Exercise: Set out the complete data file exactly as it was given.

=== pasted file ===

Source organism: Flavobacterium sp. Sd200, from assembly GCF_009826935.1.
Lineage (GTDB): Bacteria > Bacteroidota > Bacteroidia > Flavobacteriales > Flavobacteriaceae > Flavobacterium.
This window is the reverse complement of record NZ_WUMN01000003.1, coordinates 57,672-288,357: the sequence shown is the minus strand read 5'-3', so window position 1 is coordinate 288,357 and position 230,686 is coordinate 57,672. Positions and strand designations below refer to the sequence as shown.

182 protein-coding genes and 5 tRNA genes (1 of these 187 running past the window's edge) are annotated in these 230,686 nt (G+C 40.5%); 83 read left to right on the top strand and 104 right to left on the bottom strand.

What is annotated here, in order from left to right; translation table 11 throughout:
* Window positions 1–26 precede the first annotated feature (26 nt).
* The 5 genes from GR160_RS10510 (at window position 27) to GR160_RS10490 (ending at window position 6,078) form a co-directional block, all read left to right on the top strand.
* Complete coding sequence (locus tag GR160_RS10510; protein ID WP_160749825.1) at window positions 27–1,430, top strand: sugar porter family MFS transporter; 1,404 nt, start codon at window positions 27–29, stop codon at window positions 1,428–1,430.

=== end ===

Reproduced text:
Source organism: Flavobacterium sp. Sd200, from assembly GCF_009826935.1.
Lineage (GTDB): Bacteria > Bacteroidota > Bacteroidia > Flavobacteriales > Flavobacteriaceae > Flavobacterium.
This window is the reverse complement of record NZ_WUMN01000003.1, coordinates 57,672-288,357: the sequence shown is the minus strand read 5'-3', so window position 1 is coordinate 288,357 and position 230,686 is coordinate 57,672. Positions and strand designations below refer to the sequence as shown.

182 protein-coding genes and 5 tRNA genes (1 of these 187 running past the window's edge) are annotated in these 230,686 nt (G+C 40.5%); 83 read left to right on the top strand and 104 right to left on the bottom strand.

What is annotated here, in order from left to right; translation table 11 throughout:
* Window positions 1–26 precede the first annotated feature (26 nt).
* The 5 genes from GR160_RS10510 (at window position 27) to GR160_RS10490 (ending at window position 6,078) form a co-directional block, all read left to right on the top strand.
* Complete coding sequence (locus tag GR160_RS10510; protein ID WP_160749825.1) at window positions 27–1,430, top strand: sugar porter family MFS transporter; 1,404 nt, start codon at window positions 27–29, stop codon at window positions 1,428–1,430.